The Alchemy of Memoir: How 10 Strangers Change Their Work and Each Other
A funny thing happened earlier this year, when my agent sent my book out into the world. Because I was fortunate that the book met with success, I got to spend a very enjoyable two weeks on the phone with editors, listening to them talk about my work. Writers—all writers—spend so much of their time gathering rejections like woebegone flowers that during this reversal of fortune I paid very close attention. What did they see in it?
Now here’s the funny part: the topics they talked about were basically an outline of the syllabus for the Memoir Incubator, the GrubStreet program I’ve been teaching for the past three years. Structured over ten intensely rigorous months, the Incubator gave me the time and format to break craft concepts down into lectures and exercises for my students, the chance to go deep in a way the semester model never had. I’d watched this change my students’ work. I hadn’t realized, all the while, how much it was changing mine.
What no one ever tells you about teaching is that it’s the best way to learn. That’s also why I believe so deeply in the creative writing workshop model. Why I have my students write feedback letters for each other, and why in the first term I even give them feedback on their craft analysis in those feedback letters. Students seem always to enter the program thinking that the most useful days for their own learning will be the days they themselves are workshopped.
But that’s not it, that’s not it at all. Those are the days you’ll be offered suggestions for editing. Useful, sure, but nowhere near as useful as learning to see your classmates’ work on the page, seeing where they succeeded and where they faltered, and pushing yourself to analyze and then articulate why. That’s where the real learning happens—when you have to teach others, and yourself, what you see.
When we started the Memoir Incubator three years ago it was an experiment. Memoirs are tricky, emotionally laden things, and striking the right balance between support and rigor seemed crucial. Often, the form requires the writer to wade deeply into something painful. The memoirist is asked to do the trickiest thing: to induce a feeling in herself, and then scurry up above herself and watch the unfolding feeling from afar, figure out how to turn it into performance on the page. She has to loosen her emotional attachment to the material—to the material drawn from her life!—and learn to see and shape its impact on the disinterested reader. It is not simply recording memories. It’s alchemy and performance—in other words, writing. As Lucy Grealy famously said, when asked how she’d managed to remember the scenes in Autobiography of a Face so clearly, “I didn’t remember it. I wrote it.”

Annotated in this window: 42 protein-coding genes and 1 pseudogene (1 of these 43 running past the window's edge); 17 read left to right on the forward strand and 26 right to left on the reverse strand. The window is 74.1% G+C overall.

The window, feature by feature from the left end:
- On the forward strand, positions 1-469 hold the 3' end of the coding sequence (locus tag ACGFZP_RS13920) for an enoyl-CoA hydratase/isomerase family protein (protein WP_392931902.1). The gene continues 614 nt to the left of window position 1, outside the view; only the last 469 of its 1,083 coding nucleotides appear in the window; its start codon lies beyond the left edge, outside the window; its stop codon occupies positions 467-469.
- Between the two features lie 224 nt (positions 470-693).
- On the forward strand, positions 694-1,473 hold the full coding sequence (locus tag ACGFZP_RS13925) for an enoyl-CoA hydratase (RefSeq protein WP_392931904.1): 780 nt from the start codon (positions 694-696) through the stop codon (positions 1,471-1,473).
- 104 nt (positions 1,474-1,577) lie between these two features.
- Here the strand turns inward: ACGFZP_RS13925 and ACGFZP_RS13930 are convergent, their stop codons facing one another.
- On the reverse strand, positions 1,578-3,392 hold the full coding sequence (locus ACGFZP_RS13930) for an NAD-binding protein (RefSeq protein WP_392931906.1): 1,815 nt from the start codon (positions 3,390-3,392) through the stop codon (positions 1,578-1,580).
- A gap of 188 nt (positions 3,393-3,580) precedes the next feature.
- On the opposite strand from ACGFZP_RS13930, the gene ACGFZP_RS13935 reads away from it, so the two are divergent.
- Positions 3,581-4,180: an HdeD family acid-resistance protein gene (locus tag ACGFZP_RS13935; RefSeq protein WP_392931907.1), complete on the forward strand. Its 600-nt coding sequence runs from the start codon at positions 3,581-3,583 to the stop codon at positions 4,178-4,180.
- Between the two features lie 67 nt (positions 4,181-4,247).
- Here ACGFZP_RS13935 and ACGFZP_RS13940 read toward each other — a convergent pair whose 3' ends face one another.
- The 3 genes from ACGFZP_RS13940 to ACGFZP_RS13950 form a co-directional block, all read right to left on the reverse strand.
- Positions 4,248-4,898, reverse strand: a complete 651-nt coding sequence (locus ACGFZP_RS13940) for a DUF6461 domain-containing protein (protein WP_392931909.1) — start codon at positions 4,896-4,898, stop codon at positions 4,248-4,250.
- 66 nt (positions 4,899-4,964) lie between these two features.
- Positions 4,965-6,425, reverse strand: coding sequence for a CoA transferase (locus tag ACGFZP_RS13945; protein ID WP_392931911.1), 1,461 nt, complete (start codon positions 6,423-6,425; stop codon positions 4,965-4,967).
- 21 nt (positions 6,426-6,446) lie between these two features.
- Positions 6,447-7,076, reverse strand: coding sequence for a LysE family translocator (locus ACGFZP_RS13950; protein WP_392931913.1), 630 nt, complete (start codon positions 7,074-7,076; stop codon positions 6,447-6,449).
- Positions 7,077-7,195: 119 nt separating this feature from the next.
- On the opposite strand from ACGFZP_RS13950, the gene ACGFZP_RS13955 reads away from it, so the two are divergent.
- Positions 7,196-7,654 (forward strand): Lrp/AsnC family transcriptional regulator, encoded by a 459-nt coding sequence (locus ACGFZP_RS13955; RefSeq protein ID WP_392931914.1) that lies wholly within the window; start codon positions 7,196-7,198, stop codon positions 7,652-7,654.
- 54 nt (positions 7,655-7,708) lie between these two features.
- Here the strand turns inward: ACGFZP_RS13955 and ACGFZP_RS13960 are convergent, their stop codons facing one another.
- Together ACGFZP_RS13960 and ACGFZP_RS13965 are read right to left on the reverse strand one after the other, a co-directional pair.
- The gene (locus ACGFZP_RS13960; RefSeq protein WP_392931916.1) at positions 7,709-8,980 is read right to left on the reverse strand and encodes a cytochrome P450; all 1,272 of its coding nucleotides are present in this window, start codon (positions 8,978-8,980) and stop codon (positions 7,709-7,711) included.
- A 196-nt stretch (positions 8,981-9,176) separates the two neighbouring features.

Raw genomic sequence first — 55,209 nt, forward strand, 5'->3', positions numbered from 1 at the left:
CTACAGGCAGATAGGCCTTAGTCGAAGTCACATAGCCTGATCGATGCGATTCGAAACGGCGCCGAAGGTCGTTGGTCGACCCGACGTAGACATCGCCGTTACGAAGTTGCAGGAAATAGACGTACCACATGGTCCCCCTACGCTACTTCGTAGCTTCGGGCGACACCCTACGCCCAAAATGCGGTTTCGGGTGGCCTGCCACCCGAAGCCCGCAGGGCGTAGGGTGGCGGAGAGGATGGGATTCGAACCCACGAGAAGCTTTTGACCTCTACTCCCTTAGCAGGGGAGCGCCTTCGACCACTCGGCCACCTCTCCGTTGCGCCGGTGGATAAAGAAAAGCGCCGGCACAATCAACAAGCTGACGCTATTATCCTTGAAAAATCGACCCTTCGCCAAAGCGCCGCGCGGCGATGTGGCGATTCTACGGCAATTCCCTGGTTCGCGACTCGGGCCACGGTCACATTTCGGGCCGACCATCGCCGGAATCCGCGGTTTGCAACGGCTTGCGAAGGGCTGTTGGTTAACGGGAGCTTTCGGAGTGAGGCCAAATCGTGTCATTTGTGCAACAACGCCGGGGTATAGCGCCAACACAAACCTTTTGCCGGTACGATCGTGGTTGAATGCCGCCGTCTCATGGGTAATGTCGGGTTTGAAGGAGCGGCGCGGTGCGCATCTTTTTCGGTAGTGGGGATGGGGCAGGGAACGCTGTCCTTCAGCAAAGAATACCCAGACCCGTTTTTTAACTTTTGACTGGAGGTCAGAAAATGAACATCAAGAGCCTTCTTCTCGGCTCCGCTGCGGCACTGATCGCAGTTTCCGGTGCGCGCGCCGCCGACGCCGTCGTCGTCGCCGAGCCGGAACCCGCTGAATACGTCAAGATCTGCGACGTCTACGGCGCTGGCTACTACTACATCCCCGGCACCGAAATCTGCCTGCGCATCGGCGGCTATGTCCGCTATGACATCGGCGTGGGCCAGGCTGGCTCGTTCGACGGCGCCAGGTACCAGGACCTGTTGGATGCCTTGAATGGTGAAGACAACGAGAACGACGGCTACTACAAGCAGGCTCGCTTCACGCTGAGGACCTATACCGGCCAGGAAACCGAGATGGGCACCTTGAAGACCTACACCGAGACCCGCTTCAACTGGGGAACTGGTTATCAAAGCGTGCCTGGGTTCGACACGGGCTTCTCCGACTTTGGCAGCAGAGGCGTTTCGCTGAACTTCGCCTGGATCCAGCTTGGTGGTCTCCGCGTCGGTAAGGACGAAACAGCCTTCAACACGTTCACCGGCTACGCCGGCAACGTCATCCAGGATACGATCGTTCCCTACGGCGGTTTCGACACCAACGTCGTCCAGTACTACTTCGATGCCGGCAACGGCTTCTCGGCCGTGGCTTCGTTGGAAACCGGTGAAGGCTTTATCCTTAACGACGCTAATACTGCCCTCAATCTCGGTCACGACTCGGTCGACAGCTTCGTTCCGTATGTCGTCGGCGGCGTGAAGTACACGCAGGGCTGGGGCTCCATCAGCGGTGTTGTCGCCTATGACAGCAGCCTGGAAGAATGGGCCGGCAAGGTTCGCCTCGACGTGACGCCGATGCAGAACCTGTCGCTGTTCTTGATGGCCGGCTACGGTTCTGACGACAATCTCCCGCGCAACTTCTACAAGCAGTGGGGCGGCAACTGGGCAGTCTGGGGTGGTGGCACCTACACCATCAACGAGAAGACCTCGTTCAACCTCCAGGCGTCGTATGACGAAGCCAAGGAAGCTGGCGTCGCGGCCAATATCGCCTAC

So we asked ten strangers to come together and, for a year, perform a tightrope walk. I worried we might crash.
Instead, it turned into the most rigorous teaching experience of my life so far, and one of the most rigorous on a human level, as an experience of the heart and the mind. V.S. Pritchett once said, about memoir: "It's all in the art. You get no credit for the living." While that may be true, I've been inspired by the living, and watched my students inspire each other and their readers as they work their stories of living into art. And I know the students from the Incubator feel that, too. Students from previous years still meet regularly. The alchemy that happens over the year—the change to the work and to the writer—has a lasting effect. The year changes the work. The year changes you.
I’d love to read your words for the application deadline, March 15th. What was once an extraordinary experiment has become an extraordinary experience. Join us next year.
Alex Marzano-LesnevichSee other articles by Alex Marzano-Lesnevich